Mobile // Mobile Applications
06:13 PM

Google's Search Analysis Dashboard Can Help You Discover More Business

Knowing how customers find your business can help you gauge the effectiveness of your marketing, but understanding what those customers are looking for and where they're located can help you drive more revenue for your existing business and even develop new products and services.

Knowing how customers find your business can help you gauge the effectiveness of your marketing, but understanding what those customers are looking for and where they're located can help you drive more revenue for your existing business and even develop new products and services.Earlier this week Google introduced the Google Search Analysis Dashboard, a free service that provides business owners with information about how visitors discovered their local listings. Paired with Google Analytics, which provides information about Web site visitors, these no-cost services combine to offer business owners unprecedented insight into customer behavior both before and after they discover your business.

In this video introducing the Google Local Business Center, the value proposition is presented as a no brainer so simple and easy to use that you'd be an idiot not to sign up.

If the power of this tool obvious to you, you're not reading this -- you're checking your dashboard. But what about the skeptics who aren't sold quite yet. I spoke with Carter Maslan, director of product management for local search at Google about actually putting the dashboard to use. After completing Google's verification process (they send you a PIN in the mail, via sms, or voice), you can get up and running with the dashboard in about minutes (worst case) and help your business listing with a few simple steps regardless of whether you have a business Web site or not (though he strongly urges any business to have Web site) according to Maslan. His advice was to start with the basics:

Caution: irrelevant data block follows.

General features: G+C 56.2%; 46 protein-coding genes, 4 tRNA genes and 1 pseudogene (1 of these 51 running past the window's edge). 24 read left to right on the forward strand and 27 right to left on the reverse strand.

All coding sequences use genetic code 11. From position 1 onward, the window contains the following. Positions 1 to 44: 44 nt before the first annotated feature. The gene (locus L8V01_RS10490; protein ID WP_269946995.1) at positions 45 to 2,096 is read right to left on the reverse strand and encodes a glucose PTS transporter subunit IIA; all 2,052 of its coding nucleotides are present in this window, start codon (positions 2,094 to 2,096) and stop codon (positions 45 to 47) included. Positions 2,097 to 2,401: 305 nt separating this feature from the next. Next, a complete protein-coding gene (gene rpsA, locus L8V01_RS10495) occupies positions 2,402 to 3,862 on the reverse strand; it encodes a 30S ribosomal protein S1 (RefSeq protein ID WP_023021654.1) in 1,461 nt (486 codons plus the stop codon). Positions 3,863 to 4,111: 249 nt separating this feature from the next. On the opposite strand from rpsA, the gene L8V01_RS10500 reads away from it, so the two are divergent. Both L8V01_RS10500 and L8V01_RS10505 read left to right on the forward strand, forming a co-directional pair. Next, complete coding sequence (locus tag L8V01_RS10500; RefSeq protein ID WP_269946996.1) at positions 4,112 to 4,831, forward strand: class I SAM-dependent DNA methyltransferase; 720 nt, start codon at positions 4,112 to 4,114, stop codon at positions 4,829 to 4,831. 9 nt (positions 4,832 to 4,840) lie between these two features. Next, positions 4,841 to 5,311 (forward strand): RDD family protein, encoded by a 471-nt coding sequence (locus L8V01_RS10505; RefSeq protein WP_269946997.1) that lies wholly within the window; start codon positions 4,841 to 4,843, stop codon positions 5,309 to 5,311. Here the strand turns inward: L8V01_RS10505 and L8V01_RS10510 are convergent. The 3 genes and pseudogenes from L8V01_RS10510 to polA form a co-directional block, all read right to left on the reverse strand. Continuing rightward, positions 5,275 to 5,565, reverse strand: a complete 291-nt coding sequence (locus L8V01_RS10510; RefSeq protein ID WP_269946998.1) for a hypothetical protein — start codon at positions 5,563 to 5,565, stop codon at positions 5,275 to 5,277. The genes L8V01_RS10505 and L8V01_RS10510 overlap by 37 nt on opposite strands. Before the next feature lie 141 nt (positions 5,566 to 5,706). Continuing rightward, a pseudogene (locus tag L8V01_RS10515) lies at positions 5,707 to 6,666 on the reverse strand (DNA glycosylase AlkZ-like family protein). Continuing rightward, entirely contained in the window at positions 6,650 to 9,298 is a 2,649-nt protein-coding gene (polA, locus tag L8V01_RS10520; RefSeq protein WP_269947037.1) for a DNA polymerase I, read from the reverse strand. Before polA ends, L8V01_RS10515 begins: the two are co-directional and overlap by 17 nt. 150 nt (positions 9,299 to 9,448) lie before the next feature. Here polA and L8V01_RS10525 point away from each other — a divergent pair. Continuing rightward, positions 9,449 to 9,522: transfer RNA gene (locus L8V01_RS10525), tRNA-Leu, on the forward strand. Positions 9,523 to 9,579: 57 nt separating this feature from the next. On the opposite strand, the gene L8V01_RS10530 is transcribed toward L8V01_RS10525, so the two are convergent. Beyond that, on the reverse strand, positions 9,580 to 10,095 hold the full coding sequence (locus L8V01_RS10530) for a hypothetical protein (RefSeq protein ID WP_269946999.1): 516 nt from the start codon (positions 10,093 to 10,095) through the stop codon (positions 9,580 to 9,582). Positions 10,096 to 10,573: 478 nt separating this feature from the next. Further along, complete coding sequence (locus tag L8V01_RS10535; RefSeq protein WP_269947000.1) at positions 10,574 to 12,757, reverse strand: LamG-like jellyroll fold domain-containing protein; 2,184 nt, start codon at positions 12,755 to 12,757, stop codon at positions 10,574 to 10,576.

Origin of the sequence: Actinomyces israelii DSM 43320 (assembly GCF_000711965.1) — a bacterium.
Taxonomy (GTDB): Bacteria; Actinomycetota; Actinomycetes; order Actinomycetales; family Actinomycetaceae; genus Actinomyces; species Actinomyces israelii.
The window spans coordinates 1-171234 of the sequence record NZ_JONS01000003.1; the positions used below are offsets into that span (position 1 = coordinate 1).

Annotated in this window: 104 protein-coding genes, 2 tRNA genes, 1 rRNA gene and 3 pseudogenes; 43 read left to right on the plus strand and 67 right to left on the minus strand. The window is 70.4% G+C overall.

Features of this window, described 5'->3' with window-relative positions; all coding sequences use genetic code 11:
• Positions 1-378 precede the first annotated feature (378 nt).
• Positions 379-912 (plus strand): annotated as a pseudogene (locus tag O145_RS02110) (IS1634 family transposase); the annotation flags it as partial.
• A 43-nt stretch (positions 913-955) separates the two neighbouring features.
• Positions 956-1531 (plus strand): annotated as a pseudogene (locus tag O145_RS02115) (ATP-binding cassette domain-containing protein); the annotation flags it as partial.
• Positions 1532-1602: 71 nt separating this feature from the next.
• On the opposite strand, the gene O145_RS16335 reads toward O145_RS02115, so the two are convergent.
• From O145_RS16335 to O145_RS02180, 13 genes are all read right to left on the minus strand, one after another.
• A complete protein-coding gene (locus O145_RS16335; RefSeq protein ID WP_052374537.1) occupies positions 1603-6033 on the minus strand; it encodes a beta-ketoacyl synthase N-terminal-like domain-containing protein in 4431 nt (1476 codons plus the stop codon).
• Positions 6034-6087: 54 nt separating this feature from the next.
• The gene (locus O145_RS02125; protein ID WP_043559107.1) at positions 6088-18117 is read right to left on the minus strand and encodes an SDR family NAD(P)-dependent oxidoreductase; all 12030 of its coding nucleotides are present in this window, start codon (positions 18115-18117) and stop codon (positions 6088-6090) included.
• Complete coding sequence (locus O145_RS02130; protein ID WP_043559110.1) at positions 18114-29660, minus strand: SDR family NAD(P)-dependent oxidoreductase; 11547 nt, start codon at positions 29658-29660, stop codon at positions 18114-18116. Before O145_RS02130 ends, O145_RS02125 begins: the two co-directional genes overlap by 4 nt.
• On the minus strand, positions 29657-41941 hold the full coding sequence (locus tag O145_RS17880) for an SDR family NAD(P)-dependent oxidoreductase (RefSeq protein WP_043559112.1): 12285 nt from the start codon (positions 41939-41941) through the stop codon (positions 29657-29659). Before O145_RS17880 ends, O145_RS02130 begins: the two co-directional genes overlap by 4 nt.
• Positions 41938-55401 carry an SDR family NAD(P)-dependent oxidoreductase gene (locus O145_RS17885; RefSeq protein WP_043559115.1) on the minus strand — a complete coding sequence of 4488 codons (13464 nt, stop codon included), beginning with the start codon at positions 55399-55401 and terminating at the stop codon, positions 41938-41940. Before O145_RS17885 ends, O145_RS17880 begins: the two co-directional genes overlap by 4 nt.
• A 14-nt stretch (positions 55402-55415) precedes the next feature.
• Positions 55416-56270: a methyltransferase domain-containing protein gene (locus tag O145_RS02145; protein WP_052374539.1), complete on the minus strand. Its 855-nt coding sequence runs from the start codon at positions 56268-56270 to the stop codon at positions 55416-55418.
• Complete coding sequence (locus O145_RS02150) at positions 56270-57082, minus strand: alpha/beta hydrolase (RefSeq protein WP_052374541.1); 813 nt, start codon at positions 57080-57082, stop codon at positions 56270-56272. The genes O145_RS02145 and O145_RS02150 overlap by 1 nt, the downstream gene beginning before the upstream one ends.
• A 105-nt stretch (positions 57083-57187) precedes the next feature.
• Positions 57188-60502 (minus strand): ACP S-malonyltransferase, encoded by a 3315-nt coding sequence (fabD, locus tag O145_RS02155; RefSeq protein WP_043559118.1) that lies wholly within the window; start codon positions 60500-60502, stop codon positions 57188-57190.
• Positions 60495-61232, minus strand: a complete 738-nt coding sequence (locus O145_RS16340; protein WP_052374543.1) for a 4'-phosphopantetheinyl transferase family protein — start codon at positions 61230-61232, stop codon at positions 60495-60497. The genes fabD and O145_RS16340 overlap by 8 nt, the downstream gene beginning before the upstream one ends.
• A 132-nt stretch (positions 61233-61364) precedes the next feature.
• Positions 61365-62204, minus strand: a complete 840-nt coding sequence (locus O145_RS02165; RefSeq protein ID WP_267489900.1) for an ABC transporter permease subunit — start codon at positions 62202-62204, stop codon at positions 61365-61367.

First, verify that your business information is accurate and represents your business. The basic stuff, like correct spelling and address are important, but the more precise the category the better. "Precision is important," said Maslan. "Don't just select restaurant, select Mexican restaurant. Not just bakery, vegan bakery."

After ensuring your business information is correct and precise, Maslan suggest the next step is to enhance your listing with additional description. You can add your business hours, information about parking, associate photos, and even videos (associating YouTube videos is free). Anything that will be helpful to the end user (i.e., your customer) will enhance your listing.

The first two steps are just a prelude (and revisiting the enhancement step to bolster the info should be ongoing), to the payoff, which is seeing how customers are finding you -- and not finding you. As Maslan pointed out, Google Analytics gives you insight into the customers you did connect with (they found your business Web site), but doesn't tell you anything about those that got away. Right now data's available back to the end of April and data typically is delayed 24-32 hours from real time.

He shared an anecdote about a hotel owner who discovered (via the dashboard) that his business was appearing in search results for banquet services. That was part of his business, but not one that he promoted very much -- you can bet that's changed already. Not only can you discover the searches that may lead to your business information, but you can see the areas where customers are looking up directions. Data like that can at the least inform your marketing spend and potentially lead to changes in your locations and product offering.

Maslan noted that when they were developing the dashboard the customer they had in mind was a local shoe store owner who didn't even have a PC, but he see the likelihood that business of all size will make use of the information -- any business with a "location" can gain value.

And what of the value to Google in offering yet another free service? There's no monteziation plan, though Maslan acknowledged that anything that boosts search use and online advertising helps Google.

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